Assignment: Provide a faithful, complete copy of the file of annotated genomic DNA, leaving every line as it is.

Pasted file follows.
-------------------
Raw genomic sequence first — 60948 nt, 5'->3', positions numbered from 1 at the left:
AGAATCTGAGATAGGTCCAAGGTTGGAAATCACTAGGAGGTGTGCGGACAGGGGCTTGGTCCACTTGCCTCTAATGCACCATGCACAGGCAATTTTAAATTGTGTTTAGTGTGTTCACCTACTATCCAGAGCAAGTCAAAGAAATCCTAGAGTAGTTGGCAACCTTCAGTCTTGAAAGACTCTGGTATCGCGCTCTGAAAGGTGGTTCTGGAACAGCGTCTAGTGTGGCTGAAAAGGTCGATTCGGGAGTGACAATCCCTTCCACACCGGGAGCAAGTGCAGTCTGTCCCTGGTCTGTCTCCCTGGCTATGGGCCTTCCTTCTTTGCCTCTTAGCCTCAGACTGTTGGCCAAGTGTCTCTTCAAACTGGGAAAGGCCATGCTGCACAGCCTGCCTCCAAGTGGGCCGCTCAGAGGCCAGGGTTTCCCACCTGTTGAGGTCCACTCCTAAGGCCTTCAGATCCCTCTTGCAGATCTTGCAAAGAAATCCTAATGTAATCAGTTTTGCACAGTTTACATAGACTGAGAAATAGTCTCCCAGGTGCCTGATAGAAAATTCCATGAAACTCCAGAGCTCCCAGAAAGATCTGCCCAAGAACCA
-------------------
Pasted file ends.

Raw genomic sequence first — 60948 nt, 5'->3', positions numbered from 1 at the left:
AGAATCTGAGATAGGTCCAAGGTTGGAAATCACTAGGAGGTGTGCGGACAGGGGCTTGGTCCACTTGCCTCTAATGCACCATGCACAGGCAATTTTAAATTGTGTTTAGTGTGTTCACCTACTATCCAGAGCAAGTCAAAGAAATCCTAGAGTAGTTGGCAACCTTCAGTCTTGAAAGACTCTGGTATCGCGCTCTGAAAGGTGGTTCTGGAACAGCGTCTAGTGTGGCTGAAAAGGTCGATTCGGGAGTGACAATCCCTTCCACACCGGGAGCAAGTGCAGTCTGTCCCTGGTCTGTCTCCCTGGCTATGGGCCTTCCTTCTTTGCCTCTTAGCCTCAGACTGTTGGCCAAGTGTCTCTTCAAACTGGGAAAGGCCATGCTGCACAGCCTGCCTCCAAGTGGGCCGCTCAGAGGCCAGGGTTTCCCACCTGTTGAGGTCCACTCCTAAGGCCTTCAGATCCCTCTTGCAGATCTTGCAAAGAAATCCTAATGTAATCAGTTTTGCACAGTTTACATAGACTGAGAAATAGTCTCCCAGGTGCCTGATAGAAAATTCCATGAAACTCCAGAGCTCCCAGAAAGATCTGCCCAAGAACCA